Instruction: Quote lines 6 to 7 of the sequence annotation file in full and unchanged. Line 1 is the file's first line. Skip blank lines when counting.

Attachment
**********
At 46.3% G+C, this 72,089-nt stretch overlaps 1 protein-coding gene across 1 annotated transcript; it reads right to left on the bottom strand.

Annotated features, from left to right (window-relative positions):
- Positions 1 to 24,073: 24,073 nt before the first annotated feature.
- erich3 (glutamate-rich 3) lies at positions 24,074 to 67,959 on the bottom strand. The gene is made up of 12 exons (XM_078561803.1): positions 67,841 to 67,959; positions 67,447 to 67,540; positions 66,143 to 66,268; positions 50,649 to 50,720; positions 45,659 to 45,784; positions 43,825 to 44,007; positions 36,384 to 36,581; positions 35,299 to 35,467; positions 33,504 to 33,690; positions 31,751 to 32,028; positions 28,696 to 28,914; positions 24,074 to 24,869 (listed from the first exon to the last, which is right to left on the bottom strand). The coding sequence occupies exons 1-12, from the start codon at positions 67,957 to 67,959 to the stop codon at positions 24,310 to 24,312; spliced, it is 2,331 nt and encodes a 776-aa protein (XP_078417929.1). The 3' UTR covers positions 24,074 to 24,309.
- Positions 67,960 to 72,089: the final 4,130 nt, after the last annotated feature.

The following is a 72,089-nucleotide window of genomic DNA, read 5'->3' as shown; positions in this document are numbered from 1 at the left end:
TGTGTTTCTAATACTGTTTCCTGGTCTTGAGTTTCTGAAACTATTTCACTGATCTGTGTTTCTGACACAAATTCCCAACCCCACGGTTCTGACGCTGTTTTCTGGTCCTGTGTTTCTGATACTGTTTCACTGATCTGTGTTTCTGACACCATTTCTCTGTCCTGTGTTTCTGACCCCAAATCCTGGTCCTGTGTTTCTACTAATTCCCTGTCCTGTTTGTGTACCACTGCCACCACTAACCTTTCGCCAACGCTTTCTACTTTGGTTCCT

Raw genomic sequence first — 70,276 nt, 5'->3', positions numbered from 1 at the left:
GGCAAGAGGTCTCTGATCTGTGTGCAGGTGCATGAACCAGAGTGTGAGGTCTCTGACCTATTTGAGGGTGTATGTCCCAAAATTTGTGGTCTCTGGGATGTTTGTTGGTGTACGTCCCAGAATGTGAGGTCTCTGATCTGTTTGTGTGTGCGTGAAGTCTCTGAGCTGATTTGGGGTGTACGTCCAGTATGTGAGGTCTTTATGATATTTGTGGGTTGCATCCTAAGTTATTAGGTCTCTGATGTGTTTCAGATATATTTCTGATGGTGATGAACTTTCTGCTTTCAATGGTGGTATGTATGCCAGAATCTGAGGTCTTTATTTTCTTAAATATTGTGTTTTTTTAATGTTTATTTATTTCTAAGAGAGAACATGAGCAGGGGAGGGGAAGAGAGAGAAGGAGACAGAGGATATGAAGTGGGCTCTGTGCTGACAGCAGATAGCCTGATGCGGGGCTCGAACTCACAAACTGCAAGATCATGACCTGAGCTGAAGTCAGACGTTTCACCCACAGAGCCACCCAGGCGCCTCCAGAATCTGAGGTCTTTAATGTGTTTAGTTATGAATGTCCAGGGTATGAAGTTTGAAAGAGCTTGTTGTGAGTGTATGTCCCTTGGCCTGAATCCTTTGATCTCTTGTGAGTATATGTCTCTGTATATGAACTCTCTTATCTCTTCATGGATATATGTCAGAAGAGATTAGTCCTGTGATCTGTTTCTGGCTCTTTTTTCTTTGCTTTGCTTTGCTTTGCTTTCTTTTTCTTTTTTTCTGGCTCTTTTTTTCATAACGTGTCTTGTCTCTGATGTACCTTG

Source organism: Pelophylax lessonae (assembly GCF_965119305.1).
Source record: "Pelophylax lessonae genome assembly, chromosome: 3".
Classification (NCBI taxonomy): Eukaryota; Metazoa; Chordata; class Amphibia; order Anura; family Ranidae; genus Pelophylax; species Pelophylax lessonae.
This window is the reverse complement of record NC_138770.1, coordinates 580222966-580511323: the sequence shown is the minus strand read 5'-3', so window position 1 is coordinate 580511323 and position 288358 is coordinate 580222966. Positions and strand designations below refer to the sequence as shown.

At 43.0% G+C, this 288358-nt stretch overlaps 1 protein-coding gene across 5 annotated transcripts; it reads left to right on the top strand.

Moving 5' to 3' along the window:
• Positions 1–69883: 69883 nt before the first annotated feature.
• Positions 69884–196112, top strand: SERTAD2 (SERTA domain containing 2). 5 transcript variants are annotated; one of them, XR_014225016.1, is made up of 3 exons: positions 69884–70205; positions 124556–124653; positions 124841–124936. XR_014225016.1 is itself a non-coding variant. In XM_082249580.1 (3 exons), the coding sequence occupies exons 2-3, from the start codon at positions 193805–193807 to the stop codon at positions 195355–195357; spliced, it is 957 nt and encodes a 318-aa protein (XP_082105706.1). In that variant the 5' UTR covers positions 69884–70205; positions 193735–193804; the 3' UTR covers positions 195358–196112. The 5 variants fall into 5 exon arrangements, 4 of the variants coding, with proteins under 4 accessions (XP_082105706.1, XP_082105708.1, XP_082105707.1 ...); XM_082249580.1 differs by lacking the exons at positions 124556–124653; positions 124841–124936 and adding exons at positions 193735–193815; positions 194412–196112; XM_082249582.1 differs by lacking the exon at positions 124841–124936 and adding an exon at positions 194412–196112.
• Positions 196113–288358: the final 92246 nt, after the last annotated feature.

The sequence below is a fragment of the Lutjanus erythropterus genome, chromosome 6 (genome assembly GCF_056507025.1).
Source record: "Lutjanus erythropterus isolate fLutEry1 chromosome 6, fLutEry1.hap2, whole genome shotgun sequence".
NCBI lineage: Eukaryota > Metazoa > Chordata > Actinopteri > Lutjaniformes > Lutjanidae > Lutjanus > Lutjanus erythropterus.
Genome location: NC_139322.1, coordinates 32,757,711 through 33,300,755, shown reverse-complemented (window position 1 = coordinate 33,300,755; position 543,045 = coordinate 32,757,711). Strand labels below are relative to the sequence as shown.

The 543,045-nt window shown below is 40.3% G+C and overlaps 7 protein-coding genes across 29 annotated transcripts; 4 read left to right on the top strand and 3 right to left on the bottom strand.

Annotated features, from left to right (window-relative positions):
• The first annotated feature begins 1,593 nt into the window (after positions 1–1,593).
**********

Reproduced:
The following is a 72,089-nucleotide window of genomic DNA, read 5'->3' as shown; positions in this document are numbered from 1 at the left end:
TGTGTTTCTAATACTGTTTCCTGGTCTTGAGTTTCTGAAACTATTTCACTGATCTGTGTTTCTGACACAAATTCCCAACCCCACGGTTCTGACGCTGTTTTCTGGTCCTGTGTTTCTGATACTGTTTCACTGATCTGTGTTTCTGACACCATTTCTCTGTCCTGTGTTTCTGACCCCAAATCCTGGTCCTGTGTTTCTACTAATTCCCTGTCCTGTTTGTGTACCACTGCCACCACTAACCTTTCGCCAACGCTTTCTACTTTGGTTCCT